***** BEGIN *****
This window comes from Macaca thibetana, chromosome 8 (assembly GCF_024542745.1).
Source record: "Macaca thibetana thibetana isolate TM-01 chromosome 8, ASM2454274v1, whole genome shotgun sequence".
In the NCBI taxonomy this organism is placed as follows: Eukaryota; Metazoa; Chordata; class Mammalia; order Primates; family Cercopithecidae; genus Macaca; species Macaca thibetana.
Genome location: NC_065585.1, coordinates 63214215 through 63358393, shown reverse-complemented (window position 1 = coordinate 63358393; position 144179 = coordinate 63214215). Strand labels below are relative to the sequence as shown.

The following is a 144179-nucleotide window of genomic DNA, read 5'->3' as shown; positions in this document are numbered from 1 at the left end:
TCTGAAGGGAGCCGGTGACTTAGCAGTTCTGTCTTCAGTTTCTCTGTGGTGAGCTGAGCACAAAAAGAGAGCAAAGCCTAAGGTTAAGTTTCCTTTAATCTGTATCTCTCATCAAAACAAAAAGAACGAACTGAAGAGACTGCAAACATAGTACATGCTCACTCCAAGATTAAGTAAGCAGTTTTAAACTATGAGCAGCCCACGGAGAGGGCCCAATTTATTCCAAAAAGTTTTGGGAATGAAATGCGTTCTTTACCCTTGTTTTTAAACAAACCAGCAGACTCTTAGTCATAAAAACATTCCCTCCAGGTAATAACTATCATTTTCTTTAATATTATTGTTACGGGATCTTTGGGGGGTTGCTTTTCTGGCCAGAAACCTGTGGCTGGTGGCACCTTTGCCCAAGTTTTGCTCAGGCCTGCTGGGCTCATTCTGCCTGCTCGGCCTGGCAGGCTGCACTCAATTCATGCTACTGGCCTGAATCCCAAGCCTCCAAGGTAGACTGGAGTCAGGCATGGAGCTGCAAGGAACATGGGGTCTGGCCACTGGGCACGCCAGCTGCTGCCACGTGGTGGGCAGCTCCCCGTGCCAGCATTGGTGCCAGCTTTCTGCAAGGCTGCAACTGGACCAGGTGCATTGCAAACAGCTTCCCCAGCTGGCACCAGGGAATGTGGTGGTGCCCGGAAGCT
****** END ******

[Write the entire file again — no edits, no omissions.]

This window comes from Macaca thibetana, chromosome 8 (assembly GCF_024542745.1).
Source record: "Macaca thibetana thibetana isolate TM-01 chromosome 8, ASM2454274v1, whole genome shotgun sequence".
In the NCBI taxonomy this organism is placed as follows: Eukaryota; Metazoa; Chordata; class Mammalia; order Primates; family Cercopithecidae; genus Macaca; species Macaca thibetana.
Genome location: NC_065585.1, coordinates 63214215 through 63358393, shown reverse-complemented (window position 1 = coordinate 63358393; position 144179 = coordinate 63214215). Strand labels below are relative to the sequence as shown.

The following is a 144179-nucleotide window of genomic DNA, read 5'->3' as shown; positions in this document are numbered from 1 at the left end:
TCTGAAGGGAGCCGGTGACTTAGCAGTTCTGTCTTCAGTTTCTCTGTGGTGAGCTGAGCACAAAAAGAGAGCAAAGCCTAAGGTTAAGTTTCCTTTAATCTGTATCTCTCATCAAAACAAAAAGAACGAACTGAAGAGACTGCAAACATAGTACATGCTCACTCCAAGATTAAGTAAGCAGTTTTAAACTATGAGCAGCCCACGGAGAGGGCCCAATTTATTCCAAAAAGTTTTGGGAATGAAATGCGTTCTTTACCCTTGTTTTTAAACAAACCAGCAGACTCTTAGTCATAAAAACATTCCCTCCAGGTAATAACTATCATTTTCTTTAATATTATTGTTACGGGATCTTTGGGGGGTTGCTTTTCTGGCCAGAAACCTGTGGCTGGTGGCACCTTTGCCCAAGTTTTGCTCAGGCCTGCTGGGCTCATTCTGCCTGCTCGGCCTGGCAGGCTGCACTCAATTCATGCTACTGGCCTGAATCCCAAGCCTCCAAGGTAGACTGGAGTCAGGCATGGAGCTGCAAGGAACATGGGGTCTGGCCACTGGGCACGCCAGCTGCTGCCACGTGGTGGGCAGCTCCCCGTGCCAGCATTGGTGCCAGCTTTCTGCAAGGCTGCAACTGGACCAGGTGCATTGCAAACAGCTTCCCCAGCTGGCACCAGGGAATGTGGTGGTGCCCGGAAGCT